Events bring Siberian tiger’s plight to Steamboat
July 5, 2012
Friday: John Goodrich’s tiger photography on display from 5 to 8 p.m. at Comb Goddess and Ciao Gelato, John Vaillant author talk at 7 p.m. at Bud Werner Memorial Library Hall.
Saturday: Siberian Tiger Project presentation with Dale Miquelle at 6:30 p.m. at Steamboat Springs High School
View full First Friday Artwalk listings here.
Steamboat Springs — Tracy Bye is worried that in the lifetimes of her teenage sons, the Siberian tiger could become extinct. With only 400 of the majestic beasts left in far eastern Russia, the Steamboat resident and licensed wildlife rehabilitator hopes she can help make a difference in the tiger's plight.
"We need to recognize that the whole world needs to support them," Bye said. "If we lose wild tigers, we lose a lot. I just want to raise awareness."
Bye, who runs Born Free Wildlife Rehabilitation in Steamboat Springs, is bringing the issue home to the Yampa Valley.
What started as Bye's interest in volunteering to collar tigers in Russia has evolved into a multidimensional artistic, literary and scientific series of events this weekend to help raise awareness and funds to save Siberian tigers.
Through her passionate research into Siberian tigers, Bye came into contact with a photographer, a scientist and a writer who all are involved in the issue and who were willing to participate in the fundraising events.
The series begins during First Friday Artwalk, in which wildlife photographer John Goodrich will show his striking tiger photography at Ciao Gelato and Comb Goddess.
In addition, Bye helped bring in author John Vaillant, who wrote "The Tiger: A True Story of Vengeance and Survival." The National Geographic and Outside Magazine writer will give a free book talk at 7 p.m. Friday at Bud Werner Memorial Library.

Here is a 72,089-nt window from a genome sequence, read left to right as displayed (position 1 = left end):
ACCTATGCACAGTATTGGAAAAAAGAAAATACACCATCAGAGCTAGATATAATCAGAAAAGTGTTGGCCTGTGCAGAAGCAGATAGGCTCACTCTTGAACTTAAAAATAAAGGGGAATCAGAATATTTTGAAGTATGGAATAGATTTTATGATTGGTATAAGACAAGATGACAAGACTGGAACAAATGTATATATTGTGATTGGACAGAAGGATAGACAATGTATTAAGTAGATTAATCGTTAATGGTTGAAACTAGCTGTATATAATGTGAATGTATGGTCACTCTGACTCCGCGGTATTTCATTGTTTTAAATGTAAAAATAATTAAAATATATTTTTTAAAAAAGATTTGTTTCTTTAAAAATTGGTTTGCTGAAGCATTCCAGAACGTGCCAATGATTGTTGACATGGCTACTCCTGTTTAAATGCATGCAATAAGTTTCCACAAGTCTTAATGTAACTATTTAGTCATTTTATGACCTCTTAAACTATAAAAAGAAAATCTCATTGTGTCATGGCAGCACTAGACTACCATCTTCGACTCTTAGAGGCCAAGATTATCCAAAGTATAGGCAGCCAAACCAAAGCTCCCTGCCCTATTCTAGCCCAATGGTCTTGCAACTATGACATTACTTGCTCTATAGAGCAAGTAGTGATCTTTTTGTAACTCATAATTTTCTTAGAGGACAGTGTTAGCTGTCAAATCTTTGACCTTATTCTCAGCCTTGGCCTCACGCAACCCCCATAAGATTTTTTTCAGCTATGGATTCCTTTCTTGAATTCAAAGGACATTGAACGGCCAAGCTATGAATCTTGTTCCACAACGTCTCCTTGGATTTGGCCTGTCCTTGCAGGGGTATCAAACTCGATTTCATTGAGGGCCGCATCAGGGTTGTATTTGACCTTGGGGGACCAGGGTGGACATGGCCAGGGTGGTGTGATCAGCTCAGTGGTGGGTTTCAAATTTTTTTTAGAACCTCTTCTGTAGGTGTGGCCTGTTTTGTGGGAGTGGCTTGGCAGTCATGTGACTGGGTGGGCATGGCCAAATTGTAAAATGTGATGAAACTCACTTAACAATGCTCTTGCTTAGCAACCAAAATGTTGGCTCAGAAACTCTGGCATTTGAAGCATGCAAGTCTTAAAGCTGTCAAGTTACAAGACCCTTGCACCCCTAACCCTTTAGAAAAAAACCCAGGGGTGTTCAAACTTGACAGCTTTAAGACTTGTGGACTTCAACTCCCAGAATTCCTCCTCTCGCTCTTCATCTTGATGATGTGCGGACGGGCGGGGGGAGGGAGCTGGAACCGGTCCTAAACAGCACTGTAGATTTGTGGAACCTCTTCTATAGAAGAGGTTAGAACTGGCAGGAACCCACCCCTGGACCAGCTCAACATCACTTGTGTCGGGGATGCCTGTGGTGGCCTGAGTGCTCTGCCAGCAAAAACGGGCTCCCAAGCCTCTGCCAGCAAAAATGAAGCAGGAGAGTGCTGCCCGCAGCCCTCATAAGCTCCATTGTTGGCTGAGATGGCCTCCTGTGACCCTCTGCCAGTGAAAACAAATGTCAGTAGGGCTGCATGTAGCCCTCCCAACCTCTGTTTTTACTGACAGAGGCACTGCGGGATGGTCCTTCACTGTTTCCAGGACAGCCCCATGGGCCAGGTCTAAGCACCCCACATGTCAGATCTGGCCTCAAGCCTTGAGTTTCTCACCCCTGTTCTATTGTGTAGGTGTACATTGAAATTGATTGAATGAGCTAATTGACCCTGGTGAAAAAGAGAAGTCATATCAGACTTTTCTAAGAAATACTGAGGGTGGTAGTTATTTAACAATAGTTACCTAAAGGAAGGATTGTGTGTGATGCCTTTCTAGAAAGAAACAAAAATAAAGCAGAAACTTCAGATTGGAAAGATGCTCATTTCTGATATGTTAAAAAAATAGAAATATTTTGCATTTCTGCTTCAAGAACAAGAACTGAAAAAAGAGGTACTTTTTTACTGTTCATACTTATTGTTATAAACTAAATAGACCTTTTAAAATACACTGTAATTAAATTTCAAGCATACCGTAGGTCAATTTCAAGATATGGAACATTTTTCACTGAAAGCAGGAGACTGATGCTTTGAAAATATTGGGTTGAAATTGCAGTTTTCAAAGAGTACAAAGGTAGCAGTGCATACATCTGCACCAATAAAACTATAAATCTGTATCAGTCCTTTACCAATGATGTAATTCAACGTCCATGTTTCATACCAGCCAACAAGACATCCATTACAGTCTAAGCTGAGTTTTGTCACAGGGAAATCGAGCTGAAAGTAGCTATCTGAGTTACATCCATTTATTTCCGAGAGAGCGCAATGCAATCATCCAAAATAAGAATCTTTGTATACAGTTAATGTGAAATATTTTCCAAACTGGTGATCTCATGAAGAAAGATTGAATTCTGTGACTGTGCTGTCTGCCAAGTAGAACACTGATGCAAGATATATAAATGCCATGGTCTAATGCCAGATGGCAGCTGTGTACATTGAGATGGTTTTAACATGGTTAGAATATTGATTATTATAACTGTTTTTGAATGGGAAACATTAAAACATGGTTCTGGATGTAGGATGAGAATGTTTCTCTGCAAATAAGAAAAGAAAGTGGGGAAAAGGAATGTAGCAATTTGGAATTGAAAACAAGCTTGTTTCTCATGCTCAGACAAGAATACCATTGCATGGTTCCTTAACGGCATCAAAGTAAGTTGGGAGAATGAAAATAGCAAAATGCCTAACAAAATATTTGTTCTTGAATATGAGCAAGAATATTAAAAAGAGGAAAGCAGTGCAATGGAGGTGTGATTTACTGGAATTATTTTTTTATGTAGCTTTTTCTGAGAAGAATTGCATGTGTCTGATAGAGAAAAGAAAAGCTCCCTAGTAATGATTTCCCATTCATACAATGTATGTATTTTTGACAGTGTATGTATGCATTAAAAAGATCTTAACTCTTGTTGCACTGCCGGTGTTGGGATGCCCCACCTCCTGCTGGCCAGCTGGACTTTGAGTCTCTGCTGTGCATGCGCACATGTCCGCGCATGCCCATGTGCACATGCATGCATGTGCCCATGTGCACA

On Saturday, Wildlife Conservation Society biologist Dale Miquelle will offer a presentation on his work studying and saving the tigers, which are dwindling in numbers because of loss of habitat, loss of prey and poaching.
"All these guys are so humble," Bye said. "Dale told me this story of the first tiger they collared. You could tell how connected he was to that tiger. It's mesmerizing to hear him talk about this."
Throughout the events, donations will be accepted to benefit the Wildlife Conservation Society's Siberian Tiger Project.
"From a biological perspective, they're the largest carnivore in the world and they are the apex predator," said Miquelle, who has extended family in Steamboat but spends most of his time in Russia. "If you can save animals like large tigers, you can essentially save the whole ecosystem.
"But from a personal, ethical perspective, they're just one of the most magnificent animals on Earth and they're on their way to extinction. We have a moral obligation to try to save these animals."
If the issue feels somewhat far away from Steamboat Springs, that's because geographically, it is. But that isn't a reason to ignore it, Miquelle said.
"On the one hand, tigers are a long way away," he said. "But on the other hand, everyone knows what a tiger is, and the issue of conservation of wildlife is an issue that resonates across the world."
To reach Nicole Inglis, call 970-871-4204 or email ninglis@ExploreSteamboat.com
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